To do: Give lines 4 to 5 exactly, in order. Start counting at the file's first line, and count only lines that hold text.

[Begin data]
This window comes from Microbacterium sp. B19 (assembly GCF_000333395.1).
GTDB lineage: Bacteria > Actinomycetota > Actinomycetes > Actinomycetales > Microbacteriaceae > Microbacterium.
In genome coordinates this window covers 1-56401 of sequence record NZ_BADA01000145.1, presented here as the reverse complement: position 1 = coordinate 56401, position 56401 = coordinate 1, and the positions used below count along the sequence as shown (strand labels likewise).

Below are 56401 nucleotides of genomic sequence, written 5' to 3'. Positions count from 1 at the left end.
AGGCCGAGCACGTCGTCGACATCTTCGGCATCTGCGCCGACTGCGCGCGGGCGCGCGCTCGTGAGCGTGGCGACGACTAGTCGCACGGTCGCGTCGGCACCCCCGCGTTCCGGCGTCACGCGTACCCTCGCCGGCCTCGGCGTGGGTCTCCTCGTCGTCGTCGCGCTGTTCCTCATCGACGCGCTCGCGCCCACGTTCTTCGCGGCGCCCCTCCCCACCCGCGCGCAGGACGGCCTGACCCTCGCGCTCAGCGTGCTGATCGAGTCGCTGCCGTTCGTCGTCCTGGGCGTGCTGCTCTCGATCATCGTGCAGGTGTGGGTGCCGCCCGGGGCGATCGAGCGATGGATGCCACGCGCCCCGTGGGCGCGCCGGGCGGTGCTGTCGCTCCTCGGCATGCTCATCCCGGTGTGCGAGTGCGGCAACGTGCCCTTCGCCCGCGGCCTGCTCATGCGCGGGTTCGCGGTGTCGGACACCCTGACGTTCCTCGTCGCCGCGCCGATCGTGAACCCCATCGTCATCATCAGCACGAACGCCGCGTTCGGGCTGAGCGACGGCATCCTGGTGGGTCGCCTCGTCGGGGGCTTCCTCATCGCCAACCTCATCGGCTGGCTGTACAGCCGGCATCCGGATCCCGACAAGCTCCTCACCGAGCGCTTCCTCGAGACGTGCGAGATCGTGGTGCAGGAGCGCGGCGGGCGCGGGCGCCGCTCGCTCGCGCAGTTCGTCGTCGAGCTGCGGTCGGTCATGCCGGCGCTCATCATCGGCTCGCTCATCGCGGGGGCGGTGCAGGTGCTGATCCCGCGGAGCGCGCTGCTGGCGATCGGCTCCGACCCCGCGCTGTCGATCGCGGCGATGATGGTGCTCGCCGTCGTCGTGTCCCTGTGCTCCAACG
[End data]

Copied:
Below are 56401 nucleotides of genomic sequence, written 5' to 3'. Positions count from 1 at the left end.
AGGCCGAGCACGTCGTCGACATCTTCGGCATCTGCGCCGACTGCGCGCGGGCGCGCGCTCGTGAGCGTGGCGACGACTAGTCGCACGGTCGCGTCGGCACCCCCGCGTTCCGGCGTCACGCGTACCCTCGCCGGCCTCGGCGTGGGTCTCCTCGTCGTCGTCGCGCTGTTCCTCATCGACGCGCTCGCGCCCACGTTCTTCGCGGCGCCCCTCCCCACCCGCGCGCAGGACGGCCTGACCCTCGCGCTCAGCGTGCTGATCGAGTCGCTGCCGTTCGTCGTCCTGGGCGTGCTGCTCTCGATCATCGTGCAGGTGTGGGTGCCGCCCGGGGCGATCGAGCGATGGATGCCACGCGCCCCGTGGGCGCGCCGGGCGGTGCTGTCGCTCCTCGGCATGCTCATCCCGGTGTGCGAGTGCGGCAACGTGCCCTTCGCCCGCGGCCTGCTCATGCGCGGGTTCGCGGTGTCGGACACCCTGACGTTCCTCGTCGCCGCGCCGATCGTGAACCCCATCGTCATCATCAGCACGAACGCCGCGTTCGGGCTGAGCGACGGCATCCTGGTGGGTCGCCTCGTCGGGGGCTTCCTCATCGCCAACCTCATCGGCTGGCTGTACAGCCGGCATCCGGATCCCGACAAGCTCCTCACCGAGCGCTTCCTCGAGACGTGCGAGATCGTGGTGCAGGAGCGCGGCGGGCGCGGGCGCCGCTCGCTCGCGCAGTTCGTCGTCGAGCTGCGGTCGGTCATGCCGGCGCTCATCATCGGCTCGCTCATCGCGGGGGCGGTGCAGGTGCTGATCCCGCGGAGCGCGCTGCTGGCGATCGGCTCCGACCCCGCGCTGTCGATCGCGGCGATGATGGTGCTCGCCGTCGTCGTGTCCCTGTGCTCCAACG